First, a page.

A Book About Heaven, Hell, and the Fate of Every Person Who Ever Lived
Review posted November 26, 2011.
HarperOne (HarperCollins), 2011. 202 pages.
Sonderbooks Stand-out 2011: #4 Other Nonfiction
I first read that Love Wins was coming out when I was sitting at the Information Desk at the library, reading a publishing newsletter about upcoming titles. I couldn't restrain myself: I burst out with a "Yes!" I had to explain to my bemused co-worker how happy I was that a mainstream evangelical writer was writing about Universalism. When I quietly believed myself that all will (eventually) be saved, that love wins in the end, well, those who found out seemed tolerant but a little sorry for me with my silly ideas. I knew that if Rob Bell wrote about it, it would come to the attention of many people whom I respect.
I ordered the book right away. And of course I was coming from a position of whole-heartedly agreeing with him from the start. So I can't really judge if this book is convincing for people who do believe that unbelievers will burn in hell with unending torment.
Personally, I think this book was written more for people who are looking at Christianity from the outside -- to tell them that the Christian faith is not as exclusive and judgmental as they may have thought. And I think it presents that message wonderfully.
Christians who are considering these ideas, but don't think they are Biblical, might have more of their questions answered reading Universalism, the Prevailing Doctrine of the Christian Church During Its First Five Hundred Years: With Authorities and Extracts, by John Wesley Hanson, or The Inescapable Love of God, by Thomas Talbott.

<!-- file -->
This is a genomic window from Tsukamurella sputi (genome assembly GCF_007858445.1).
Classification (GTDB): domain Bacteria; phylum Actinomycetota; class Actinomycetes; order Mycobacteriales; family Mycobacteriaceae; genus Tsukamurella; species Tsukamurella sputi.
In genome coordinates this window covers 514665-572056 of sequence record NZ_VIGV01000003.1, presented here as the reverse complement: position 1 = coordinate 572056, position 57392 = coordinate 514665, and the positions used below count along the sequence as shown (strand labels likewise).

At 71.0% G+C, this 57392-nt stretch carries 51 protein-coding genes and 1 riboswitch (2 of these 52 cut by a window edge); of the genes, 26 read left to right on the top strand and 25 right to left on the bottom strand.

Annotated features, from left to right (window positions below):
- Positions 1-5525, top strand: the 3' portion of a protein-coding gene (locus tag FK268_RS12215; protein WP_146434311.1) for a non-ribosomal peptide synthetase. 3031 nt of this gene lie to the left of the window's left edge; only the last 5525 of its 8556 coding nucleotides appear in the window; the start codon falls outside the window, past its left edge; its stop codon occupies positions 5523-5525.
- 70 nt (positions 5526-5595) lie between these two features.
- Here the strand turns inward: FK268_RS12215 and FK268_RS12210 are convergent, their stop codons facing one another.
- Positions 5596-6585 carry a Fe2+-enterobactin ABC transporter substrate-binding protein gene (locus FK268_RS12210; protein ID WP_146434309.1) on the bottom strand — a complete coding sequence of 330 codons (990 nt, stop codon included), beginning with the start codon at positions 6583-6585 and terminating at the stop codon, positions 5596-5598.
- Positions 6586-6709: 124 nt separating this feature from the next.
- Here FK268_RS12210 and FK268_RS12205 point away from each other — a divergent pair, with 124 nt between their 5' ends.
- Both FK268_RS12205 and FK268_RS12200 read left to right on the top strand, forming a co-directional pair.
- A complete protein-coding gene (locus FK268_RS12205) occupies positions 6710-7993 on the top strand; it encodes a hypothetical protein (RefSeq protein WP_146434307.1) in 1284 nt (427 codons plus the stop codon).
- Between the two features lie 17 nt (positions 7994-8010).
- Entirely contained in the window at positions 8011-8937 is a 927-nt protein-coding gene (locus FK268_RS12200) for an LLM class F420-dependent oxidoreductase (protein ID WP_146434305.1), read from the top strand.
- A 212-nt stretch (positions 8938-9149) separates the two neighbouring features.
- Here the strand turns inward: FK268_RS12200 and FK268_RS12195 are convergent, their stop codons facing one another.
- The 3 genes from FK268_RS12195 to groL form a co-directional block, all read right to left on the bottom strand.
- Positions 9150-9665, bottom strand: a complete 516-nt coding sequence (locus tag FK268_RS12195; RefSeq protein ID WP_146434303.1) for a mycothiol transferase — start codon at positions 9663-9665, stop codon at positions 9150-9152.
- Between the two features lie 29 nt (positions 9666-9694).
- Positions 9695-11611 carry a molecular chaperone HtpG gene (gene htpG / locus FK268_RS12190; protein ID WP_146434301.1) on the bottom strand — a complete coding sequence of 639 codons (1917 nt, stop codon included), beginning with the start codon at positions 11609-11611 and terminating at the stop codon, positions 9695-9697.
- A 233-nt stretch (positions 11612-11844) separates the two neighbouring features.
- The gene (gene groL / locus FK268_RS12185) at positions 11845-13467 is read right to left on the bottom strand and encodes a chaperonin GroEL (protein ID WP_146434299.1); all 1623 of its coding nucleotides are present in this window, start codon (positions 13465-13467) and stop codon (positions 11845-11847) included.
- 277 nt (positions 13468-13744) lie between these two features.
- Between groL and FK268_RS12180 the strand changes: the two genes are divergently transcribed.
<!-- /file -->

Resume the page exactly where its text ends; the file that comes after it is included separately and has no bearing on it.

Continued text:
However, I was right: my pastor actually mentioned this book in his sermon, when talking about acceptance. He had not read the book, but said a little bit about the controversy and that Rob Bell says that love will eventually win for every person. He said that he does not think Rob Bell is right, but I loved this comment he made: "Shouldn't we all want him to be right?" Shouldn't we want Love to win for every person?
I loved that he said that, because one of the things that has come out of this belief for me is indeed a greater acceptance of others. And since, even with the current mainstream view, none of us knows another person's heart, and who is saved or not or will be saved or not, we should not presume to write off anyone.
But another reason I loved that response: